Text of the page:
Question 6

How should unused I/O pins be managed?

Answer

Any unused I/O pins should be managed properly so as to prevent from power consuming. The best method to prevent this is to set any unused pins as outputs however if set as inputs they should be selected to have a pull up option. If a pull-high option is not used then the pin should be tied to ground.


Question 7

When in HALT mode why does the device continue to consume power?

Answer

When the MCU enters the HALT mode the oscillator is stopped. However if the WDT oscillator (if WDT is enabled in the options) or if the RTC oscillator is still running then some power will be consumed. In addition, the I/Os will maintain the condition they were in when the HALT instruction was executed. It is important to check if the I/Os inputs are floating or outputs remain loaded in the HALT mode that they might consume power.


Question 8

Is it possible to disable the wake-up function of the external interrupt?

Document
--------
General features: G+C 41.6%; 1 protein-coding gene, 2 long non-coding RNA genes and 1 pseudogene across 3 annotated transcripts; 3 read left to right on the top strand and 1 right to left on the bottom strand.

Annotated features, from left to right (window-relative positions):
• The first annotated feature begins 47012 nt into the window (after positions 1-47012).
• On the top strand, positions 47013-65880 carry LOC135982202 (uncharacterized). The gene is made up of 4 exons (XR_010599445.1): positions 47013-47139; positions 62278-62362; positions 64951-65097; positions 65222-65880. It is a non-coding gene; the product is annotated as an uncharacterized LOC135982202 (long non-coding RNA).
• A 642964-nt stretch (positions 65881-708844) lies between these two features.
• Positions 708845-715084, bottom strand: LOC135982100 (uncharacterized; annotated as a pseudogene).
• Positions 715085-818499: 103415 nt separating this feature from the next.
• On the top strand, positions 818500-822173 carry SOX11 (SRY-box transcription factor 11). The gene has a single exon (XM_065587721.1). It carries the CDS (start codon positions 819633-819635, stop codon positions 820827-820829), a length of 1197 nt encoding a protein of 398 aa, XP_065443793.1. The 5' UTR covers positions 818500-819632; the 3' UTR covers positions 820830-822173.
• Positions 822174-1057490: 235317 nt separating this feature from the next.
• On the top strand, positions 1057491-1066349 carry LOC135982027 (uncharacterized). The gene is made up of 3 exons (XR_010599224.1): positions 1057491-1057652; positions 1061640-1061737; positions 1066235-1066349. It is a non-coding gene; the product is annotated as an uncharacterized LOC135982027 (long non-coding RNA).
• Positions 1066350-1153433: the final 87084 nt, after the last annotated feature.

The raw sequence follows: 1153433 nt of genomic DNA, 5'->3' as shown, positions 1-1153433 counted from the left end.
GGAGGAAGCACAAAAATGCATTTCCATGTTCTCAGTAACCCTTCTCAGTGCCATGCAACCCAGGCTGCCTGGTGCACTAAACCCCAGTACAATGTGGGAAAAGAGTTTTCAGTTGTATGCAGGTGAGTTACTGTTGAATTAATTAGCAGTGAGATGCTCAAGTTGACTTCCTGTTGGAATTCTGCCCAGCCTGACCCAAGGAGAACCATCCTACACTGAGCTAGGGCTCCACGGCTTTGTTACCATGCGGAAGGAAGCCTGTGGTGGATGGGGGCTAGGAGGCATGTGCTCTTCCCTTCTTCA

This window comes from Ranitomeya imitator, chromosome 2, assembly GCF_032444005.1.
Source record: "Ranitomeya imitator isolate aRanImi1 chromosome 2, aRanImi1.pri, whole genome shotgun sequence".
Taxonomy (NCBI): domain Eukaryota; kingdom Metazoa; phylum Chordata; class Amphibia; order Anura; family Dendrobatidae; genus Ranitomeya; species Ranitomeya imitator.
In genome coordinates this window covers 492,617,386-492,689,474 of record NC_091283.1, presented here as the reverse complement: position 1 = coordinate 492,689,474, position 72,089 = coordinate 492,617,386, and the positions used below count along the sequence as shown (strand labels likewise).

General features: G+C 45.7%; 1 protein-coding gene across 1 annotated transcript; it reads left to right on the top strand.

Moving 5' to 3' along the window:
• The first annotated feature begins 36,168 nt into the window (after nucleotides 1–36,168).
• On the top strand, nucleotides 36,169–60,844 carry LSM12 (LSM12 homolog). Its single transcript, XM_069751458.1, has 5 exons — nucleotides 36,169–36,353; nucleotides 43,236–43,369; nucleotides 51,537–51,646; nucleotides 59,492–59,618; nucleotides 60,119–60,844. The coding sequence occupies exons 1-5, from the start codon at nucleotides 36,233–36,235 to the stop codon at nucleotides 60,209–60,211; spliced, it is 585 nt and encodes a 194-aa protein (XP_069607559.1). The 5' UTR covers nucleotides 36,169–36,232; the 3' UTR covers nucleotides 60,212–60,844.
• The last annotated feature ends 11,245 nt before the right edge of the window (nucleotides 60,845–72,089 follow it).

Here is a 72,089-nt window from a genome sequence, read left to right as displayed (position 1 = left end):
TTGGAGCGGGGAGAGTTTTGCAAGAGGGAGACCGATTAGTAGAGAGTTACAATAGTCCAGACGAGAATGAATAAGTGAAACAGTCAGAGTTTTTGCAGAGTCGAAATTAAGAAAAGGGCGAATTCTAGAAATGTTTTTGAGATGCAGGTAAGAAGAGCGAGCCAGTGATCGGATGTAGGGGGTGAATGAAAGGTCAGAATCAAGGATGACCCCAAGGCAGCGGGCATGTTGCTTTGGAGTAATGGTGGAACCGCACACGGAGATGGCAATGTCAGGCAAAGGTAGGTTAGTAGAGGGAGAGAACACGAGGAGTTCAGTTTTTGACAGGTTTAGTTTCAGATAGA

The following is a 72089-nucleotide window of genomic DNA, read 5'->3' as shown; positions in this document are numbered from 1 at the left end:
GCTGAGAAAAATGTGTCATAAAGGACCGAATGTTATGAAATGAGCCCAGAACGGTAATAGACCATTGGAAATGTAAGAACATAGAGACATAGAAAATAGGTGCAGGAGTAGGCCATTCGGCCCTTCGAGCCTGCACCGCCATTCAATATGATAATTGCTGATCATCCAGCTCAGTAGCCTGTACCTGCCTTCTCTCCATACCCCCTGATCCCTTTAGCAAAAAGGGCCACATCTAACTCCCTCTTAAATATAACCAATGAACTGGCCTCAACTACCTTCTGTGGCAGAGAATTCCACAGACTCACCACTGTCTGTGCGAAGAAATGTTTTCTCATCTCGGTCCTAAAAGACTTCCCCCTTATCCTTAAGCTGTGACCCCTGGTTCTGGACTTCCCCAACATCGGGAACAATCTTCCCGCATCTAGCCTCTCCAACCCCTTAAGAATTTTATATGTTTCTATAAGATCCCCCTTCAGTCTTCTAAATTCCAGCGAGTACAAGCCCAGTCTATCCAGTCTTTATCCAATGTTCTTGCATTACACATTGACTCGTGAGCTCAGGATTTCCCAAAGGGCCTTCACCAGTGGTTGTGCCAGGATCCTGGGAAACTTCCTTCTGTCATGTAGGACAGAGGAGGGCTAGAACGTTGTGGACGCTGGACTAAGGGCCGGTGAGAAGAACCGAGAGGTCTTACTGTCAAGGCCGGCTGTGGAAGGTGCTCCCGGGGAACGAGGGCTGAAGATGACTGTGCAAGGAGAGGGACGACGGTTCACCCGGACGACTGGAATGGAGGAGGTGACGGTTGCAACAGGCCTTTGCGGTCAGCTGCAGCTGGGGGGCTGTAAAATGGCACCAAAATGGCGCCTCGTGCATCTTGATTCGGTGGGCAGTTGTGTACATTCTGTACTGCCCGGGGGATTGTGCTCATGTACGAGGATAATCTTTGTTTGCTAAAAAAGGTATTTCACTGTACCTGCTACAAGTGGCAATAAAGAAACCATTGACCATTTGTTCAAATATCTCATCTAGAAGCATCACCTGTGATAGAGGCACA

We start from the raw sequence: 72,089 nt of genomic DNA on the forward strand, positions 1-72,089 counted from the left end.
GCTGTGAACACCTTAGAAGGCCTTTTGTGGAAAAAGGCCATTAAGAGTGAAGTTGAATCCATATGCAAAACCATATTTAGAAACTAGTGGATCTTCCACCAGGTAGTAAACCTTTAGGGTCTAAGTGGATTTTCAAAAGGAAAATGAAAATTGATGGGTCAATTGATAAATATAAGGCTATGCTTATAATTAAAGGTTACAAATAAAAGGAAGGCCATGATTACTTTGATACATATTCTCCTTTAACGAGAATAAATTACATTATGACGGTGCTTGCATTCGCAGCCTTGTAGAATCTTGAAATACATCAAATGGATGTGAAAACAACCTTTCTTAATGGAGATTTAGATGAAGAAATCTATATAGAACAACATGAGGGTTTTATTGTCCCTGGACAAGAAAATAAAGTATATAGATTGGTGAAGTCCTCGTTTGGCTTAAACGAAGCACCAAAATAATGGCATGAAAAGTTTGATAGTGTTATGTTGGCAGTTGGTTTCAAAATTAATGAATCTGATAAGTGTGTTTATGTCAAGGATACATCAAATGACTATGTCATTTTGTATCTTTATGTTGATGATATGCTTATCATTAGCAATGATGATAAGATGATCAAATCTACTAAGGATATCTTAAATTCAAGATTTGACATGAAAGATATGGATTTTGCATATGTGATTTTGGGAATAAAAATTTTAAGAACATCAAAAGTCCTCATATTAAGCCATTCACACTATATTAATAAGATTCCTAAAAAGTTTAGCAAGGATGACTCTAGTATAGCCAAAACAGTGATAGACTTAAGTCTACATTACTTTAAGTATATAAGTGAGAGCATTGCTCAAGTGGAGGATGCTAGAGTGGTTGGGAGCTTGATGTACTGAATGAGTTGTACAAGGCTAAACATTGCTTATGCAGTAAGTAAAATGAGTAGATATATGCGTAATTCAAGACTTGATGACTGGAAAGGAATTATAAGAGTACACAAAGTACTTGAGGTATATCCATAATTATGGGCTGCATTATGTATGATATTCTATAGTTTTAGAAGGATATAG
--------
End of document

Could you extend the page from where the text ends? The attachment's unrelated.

Answer

If before entering a HALT condition the EMI is first cleared and then if the EIF bit is set to "1" the external interrupt will have no wake-up function.


Question 9

How is the HT46 Cost-Effective A/D type MCU PWM setup?

Answer

First choose PWM in the configuration option. Set PDC.0=0 to enable PWM function and write the PWM output value to the PWM Register. Set PD.0=0, PWM outputs 0; set PD.0=1, PWM outputs PWM.


Question 10

How is the HT46 MCU  A/D Converter setup?

Answer

To utilize the HT46 MCU A/D Converter, the following process should be followed: 

  1. Configure Port B A/D Converter channels by setting PCR2, PCR1 and PCR0

  2. Select the channel for A/D conversion by setting ACS2, ACS1 and ACS0. Note the channel selected should be configured in the previous step.

  3. Set ADCR.7=0 -->1-->0 to start the A/D conversion, EOCB=1 indicating A/D conversion is in process.

  4. Wait 76 TAD periods to complete the A/D conversion, EOCB=0 indicating the end of A/D conversion and interrupt request flag ADF=1

  5. Read the conversion results in the ADRL and ADRH Registers.


Question 11

For 2-cell battery applications (2.2V~3.8V), is the Low Voltage Reset (LVR) still available?

Answer